Unifor and Mexican labour leaders joined together this week to warn Members of Parliament about the dangers of renegotiating a NAFTA deal that fails to protect workers in both countries.

“The old NAFTA model was built on exploitation, as Canadian manufacturing jobs migrated to Mexico where multinationals are permitted to pay workers poverty wages,” said National President Jerry Dias. “If a new NAFTA does not address low wages and labour rights in Mexico then both Canadian and Mexican workers will continue to pay the price.”

The Unifor led delegation of Mexican labour leaders lobbied in Ottawa March 26-29, meeting with Members of Parliament, representatives of the Standing Committee on International Trade, including Tracey Ramsey NDP’s Trade Critic and Unifor member, along with members of Canada’s NAFTA Labour negotiating team.

“Of the NAFTA countries Mexico has been the most negatively impacted,” said Mónica Jiménez Acosta, representing Mexicano de Electricistas (electricians) union. “Our currency and purchasing power has decreased, our quality of life has decreased and rights have been taken from us that took years to achieve.”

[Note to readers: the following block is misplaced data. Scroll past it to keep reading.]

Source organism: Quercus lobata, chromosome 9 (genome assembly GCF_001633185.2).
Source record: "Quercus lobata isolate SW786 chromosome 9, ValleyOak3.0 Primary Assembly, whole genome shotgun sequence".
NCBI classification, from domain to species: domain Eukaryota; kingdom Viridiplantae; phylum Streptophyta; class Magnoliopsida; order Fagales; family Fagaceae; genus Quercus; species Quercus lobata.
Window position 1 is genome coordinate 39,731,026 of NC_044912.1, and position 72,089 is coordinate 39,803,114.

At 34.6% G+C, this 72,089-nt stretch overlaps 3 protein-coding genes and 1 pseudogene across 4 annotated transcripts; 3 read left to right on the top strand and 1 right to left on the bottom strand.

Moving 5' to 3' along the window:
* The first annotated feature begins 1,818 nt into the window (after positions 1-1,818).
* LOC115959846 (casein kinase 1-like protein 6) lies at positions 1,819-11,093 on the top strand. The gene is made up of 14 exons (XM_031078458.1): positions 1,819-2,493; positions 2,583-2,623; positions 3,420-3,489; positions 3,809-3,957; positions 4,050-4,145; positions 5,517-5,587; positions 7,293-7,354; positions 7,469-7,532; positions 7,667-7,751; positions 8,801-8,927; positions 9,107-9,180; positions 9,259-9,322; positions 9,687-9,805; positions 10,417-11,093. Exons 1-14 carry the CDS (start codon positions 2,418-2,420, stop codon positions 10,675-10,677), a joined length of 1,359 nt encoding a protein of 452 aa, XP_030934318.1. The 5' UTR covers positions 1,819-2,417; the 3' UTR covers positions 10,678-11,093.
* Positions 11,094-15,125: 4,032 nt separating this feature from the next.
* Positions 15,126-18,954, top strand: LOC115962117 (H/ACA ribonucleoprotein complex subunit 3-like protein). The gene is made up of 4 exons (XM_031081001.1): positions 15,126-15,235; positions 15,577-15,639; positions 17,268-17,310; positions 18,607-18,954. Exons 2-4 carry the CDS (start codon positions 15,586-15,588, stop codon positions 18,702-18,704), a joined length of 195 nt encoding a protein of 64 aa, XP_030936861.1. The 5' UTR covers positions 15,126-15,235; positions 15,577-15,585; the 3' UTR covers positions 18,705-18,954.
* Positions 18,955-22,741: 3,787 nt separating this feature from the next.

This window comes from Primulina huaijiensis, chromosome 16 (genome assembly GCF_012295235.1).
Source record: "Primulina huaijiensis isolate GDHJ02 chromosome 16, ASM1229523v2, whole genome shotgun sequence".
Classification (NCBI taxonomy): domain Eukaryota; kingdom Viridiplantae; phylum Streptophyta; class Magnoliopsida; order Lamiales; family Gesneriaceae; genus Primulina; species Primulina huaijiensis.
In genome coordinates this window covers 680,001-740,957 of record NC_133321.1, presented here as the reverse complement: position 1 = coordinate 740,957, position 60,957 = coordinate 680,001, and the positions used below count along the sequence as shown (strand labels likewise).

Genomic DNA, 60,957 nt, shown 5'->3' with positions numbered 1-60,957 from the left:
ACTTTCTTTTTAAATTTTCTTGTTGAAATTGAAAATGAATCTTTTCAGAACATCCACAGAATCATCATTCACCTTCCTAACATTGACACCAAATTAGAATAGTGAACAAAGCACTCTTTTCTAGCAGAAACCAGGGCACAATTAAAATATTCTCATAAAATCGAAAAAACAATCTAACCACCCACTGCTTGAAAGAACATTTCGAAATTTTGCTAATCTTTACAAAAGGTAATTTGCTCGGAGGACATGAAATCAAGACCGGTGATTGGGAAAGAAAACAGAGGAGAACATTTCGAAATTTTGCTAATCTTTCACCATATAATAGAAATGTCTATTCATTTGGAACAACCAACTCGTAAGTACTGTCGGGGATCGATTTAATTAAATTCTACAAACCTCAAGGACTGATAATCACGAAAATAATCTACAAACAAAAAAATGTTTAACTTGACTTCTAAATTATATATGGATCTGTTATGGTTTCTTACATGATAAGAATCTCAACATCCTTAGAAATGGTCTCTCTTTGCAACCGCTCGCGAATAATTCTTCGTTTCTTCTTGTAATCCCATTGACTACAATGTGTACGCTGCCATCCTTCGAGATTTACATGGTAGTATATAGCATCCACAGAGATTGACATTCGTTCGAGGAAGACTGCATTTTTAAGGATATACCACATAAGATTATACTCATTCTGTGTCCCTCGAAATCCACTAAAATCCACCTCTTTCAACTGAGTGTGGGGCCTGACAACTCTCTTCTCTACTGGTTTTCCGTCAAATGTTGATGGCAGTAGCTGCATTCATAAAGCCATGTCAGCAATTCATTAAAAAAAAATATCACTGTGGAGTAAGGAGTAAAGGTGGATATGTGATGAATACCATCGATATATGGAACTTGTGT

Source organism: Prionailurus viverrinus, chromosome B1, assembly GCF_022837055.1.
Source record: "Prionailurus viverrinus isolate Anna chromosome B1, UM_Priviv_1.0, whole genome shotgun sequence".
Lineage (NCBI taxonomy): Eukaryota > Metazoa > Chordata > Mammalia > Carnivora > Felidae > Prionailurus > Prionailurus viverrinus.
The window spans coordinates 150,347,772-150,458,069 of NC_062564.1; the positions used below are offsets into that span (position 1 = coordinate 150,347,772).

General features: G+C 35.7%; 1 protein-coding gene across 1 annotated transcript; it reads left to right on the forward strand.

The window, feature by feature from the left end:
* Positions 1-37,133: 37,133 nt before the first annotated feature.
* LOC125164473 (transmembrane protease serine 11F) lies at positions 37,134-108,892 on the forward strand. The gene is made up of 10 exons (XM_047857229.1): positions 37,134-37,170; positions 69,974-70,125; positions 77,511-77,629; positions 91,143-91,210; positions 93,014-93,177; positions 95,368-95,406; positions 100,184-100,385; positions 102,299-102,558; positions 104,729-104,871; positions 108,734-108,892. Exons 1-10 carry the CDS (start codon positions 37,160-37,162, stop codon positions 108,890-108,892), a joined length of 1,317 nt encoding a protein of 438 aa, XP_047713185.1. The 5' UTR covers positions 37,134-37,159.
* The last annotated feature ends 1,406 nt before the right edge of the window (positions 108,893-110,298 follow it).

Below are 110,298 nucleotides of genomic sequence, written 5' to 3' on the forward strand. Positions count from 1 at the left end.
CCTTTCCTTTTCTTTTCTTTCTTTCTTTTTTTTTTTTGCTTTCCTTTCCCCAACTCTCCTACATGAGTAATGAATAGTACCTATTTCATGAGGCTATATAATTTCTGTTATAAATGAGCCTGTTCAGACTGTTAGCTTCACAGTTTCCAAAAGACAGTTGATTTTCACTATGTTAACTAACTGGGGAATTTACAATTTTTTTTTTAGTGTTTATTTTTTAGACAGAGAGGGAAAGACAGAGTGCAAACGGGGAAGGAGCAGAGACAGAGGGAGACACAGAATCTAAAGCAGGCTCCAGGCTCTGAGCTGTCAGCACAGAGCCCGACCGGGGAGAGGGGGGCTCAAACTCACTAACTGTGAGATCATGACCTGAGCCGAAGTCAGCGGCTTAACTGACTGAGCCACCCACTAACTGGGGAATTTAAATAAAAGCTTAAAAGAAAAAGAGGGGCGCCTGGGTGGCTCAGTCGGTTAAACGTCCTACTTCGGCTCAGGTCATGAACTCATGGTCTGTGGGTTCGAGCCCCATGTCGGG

A list of Mexican worker demands for the renegotiation of NAFTA was presented ahead of the next round of talks, expected to take place in Washington D.C. next month.

“We are calling for your help as Mexico’s voice is only listened to when international voices are raised up,” said Telephonists Union Foreign Relations Representative Maria del Carmen llamas Montes.

As part of the lobby week Unifor hosted the “NAFTA: A Worker’s View Roundtable”, which brought Mexican labour leaders and representatives from Canadian civil society groups together with Canada’s Chief NAFTA negotiator Steve Verheul to share experiences and concerns on the renegotiation of the trade agreement.

National President Jerry Dias hosted the roundtable and was joined by Atlantic Regional Director Lana Payne, Western Reginal Director Joie Warnock, and the Quebec Director Renaud Gagné.

“Unifor’s lobby group was able to take a direct message to negotiators that strong labour standards are needed in any new deal,” said Gagné.

During the discussion Mexican delegates shared how NAFTA has led to low wage precarious jobs, child labour, reduced purchasing power and a lack of independent unions.

“This was a wonderful opportunity for Mexican and Canadian unionists, along with members of Canadian civil society groups, to discuss the true impact of NAFTA on the lives of workers in both nations,” said Payne.

Warnock agreed calling the joint lobby effort a testament to Unifor’s international solidarity.

“To achieve real change workers must unite in the fight against trade agreements that lower living standards across the board,” said Warnock.